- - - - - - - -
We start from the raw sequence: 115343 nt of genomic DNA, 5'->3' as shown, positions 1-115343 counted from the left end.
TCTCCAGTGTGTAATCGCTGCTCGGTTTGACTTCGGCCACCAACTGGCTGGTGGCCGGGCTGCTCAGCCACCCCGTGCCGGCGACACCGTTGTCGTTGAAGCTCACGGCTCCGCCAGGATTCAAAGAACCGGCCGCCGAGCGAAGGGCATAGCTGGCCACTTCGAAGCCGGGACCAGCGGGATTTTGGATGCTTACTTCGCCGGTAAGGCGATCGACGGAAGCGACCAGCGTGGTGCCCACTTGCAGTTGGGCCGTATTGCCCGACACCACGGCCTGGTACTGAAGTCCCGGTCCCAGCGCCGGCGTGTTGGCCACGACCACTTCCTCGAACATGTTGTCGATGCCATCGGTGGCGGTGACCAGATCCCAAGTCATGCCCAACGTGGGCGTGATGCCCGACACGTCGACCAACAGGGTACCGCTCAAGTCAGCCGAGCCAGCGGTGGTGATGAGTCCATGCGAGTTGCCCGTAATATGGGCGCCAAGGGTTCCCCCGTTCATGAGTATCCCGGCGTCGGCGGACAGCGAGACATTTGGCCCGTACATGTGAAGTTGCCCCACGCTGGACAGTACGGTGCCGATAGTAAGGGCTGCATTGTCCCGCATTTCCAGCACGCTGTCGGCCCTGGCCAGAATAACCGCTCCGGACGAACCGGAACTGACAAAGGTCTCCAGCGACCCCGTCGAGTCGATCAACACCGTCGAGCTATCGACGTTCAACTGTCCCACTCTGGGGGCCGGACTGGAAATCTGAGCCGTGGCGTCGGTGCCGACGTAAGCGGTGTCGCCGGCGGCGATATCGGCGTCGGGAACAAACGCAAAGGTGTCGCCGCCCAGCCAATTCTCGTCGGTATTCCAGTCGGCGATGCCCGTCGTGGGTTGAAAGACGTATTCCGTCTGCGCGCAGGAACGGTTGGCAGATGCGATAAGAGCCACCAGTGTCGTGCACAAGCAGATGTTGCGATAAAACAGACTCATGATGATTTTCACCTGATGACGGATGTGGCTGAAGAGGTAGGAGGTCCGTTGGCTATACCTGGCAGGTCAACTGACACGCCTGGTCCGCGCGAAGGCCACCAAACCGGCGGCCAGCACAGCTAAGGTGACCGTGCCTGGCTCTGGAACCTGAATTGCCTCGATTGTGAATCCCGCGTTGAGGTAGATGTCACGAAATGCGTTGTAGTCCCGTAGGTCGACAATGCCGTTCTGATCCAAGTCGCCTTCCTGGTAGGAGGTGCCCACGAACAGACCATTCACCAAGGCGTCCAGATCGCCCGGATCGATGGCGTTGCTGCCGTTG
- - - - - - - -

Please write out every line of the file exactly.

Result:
We start from the raw sequence: 115343 nt of genomic DNA, 5'->3' as shown, positions 1-115343 counted from the left end.
TCTCCAGTGTGTAATCGCTGCTCGGTTTGACTTCGGCCACCAACTGGCTGGTGGCCGGGCTGCTCAGCCACCCCGTGCCGGCGACACCGTTGTCGTTGAAGCTCACGGCTCCGCCAGGATTCAAAGAACCGGCCGCCGAGCGAAGGGCATAGCTGGCCACTTCGAAGCCGGGACCAGCGGGATTTTGGATGCTTACTTCGCCGGTAAGGCGATCGACGGAAGCGACCAGCGTGGTGCCCACTTGCAGTTGGGCCGTATTGCCCGACACCACGGCCTGGTACTGAAGTCCCGGTCCCAGCGCCGGCGTGTTGGCCACGACCACTTCCTCGAACATGTTGTCGATGCCATCGGTGGCGGTGACCAGATCCCAAGTCATGCCCAACGTGGGCGTGATGCCCGACACGTCGACCAACAGGGTACCGCTCAAGTCAGCCGAGCCAGCGGTGGTGATGAGTCCATGCGAGTTGCCCGTAATATGGGCGCCAAGGGTTCCCCCGTTCATGAGTATCCCGGCGTCGGCGGACAGCGAGACATTTGGCCCGTACATGTGAAGTTGCCCCACGCTGGACAGTACGGTGCCGATAGTAAGGGCTGCATTGTCCCGCATTTCCAGCACGCTGTCGGCCCTGGCCAGAATAACCGCTCCGGACGAACCGGAACTGACAAAGGTCTCCAGCGACCCCGTCGAGTCGATCAACACCGTCGAGCTATCGACGTTCAACTGTCCCACTCTGGGGGCCGGACTGGAAATCTGAGCCGTGGCGTCGGTGCCGACGTAAGCGGTGTCGCCGGCGGCGATATCGGCGTCGGGAACAAACGCAAAGGTGTCGCCGCCCAGCCAATTCTCGTCGGTATTCCAGTCGGCGATGCCCGTCGTGGGTTGAAAGACGTATTCCGTCTGCGCGCAGGAACGGTTGGCAGATGCGATAAGAGCCACCAGTGTCGTGCACAAGCAGATGTTGCGATAAAACAGACTCATGATGATTTTCACCTGATGACGGATGTGGCTGAAGAGGTAGGAGGTCCGTTGGCTATACCTGGCAGGTCAACTGACACGCCTGGTCCGCGCGAAGGCCACCAAACCGGCGGCCAGCACAGCTAAGGTGACCGTGCCTGGCTCTGGAACCTGAATTGCCTCGATTGTGAATCCCGCGTTGAGGTAGATGTCACGAAATGCGTTGTAGTCCCGTAGGTCGACAATGCCGTTCTGATCCAAGTCGCCTTCCTGGTAGGAGGTGCCCACGAACAGACCATTCACCAAGGCGTCCAGATCGCCCGGATCGATGGCGTTGCTGCCGTTG